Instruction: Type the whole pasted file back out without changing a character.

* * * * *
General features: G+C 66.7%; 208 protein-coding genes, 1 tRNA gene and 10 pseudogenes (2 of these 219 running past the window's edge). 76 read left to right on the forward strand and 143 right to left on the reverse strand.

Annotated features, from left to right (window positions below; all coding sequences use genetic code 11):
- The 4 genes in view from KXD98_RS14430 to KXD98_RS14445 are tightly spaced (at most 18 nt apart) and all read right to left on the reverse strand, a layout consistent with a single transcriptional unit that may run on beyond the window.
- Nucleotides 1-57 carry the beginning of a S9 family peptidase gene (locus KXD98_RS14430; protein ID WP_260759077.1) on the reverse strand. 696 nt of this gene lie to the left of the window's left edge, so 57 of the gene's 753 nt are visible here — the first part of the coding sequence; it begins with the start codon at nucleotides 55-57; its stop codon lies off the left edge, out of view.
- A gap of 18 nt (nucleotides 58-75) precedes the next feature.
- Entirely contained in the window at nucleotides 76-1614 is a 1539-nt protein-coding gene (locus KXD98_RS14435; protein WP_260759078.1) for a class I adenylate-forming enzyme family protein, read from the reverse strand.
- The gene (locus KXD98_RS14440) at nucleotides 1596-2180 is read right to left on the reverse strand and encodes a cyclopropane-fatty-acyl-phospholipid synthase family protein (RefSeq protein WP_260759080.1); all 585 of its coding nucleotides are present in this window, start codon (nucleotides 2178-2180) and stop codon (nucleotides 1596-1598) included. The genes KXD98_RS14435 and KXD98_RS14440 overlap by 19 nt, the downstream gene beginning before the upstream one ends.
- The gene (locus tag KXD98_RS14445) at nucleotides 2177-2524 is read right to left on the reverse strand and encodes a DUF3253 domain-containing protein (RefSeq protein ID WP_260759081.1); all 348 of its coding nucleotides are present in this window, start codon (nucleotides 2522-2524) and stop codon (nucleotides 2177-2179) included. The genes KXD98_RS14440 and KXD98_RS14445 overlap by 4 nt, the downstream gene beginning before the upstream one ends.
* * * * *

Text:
General features: G+C 66.7%; 208 protein-coding genes, 1 tRNA gene and 10 pseudogenes (2 of these 219 running past the window's edge). 76 read left to right on the forward strand and 143 right to left on the reverse strand.

Annotated features, from left to right (window positions below; all coding sequences use genetic code 11):
- The 4 genes in view from KXD98_RS14430 to KXD98_RS14445 are tightly spaced (at most 18 nt apart) and all read right to left on the reverse strand, a layout consistent with a single transcriptional unit that may run on beyond the window.
- Nucleotides 1-57 carry the beginning of a S9 family peptidase gene (locus KXD98_RS14430; protein ID WP_260759077.1) on the reverse strand. 696 nt of this gene lie to the left of the window's left edge, so 57 of the gene's 753 nt are visible here — the first part of the coding sequence; it begins with the start codon at nucleotides 55-57; its stop codon lies off the left edge, out of view.
- A gap of 18 nt (nucleotides 58-75) precedes the next feature.
- Entirely contained in the window at nucleotides 76-1614 is a 1539-nt protein-coding gene (locus KXD98_RS14435; protein WP_260759078.1) for a class I adenylate-forming enzyme family protein, read from the reverse strand.
- The gene (locus KXD98_RS14440) at nucleotides 1596-2180 is read right to left on the reverse strand and encodes a cyclopropane-fatty-acyl-phospholipid synthase family protein (RefSeq protein WP_260759080.1); all 585 of its coding nucleotides are present in this window, start codon (nucleotides 2178-2180) and stop codon (nucleotides 1596-1598) included. The genes KXD98_RS14435 and KXD98_RS14440 overlap by 19 nt, the downstream gene beginning before the upstream one ends.
- The gene (locus tag KXD98_RS14445) at nucleotides 2177-2524 is read right to left on the reverse strand and encodes a DUF3253 domain-containing protein (RefSeq protein ID WP_260759081.1); all 348 of its coding nucleotides are present in this window, start codon (nucleotides 2522-2524) and stop codon (nucleotides 2177-2179) included. The genes KXD98_RS14440 and KXD98_RS14445 overlap by 4 nt, the downstream gene beginning before the upstream one ends.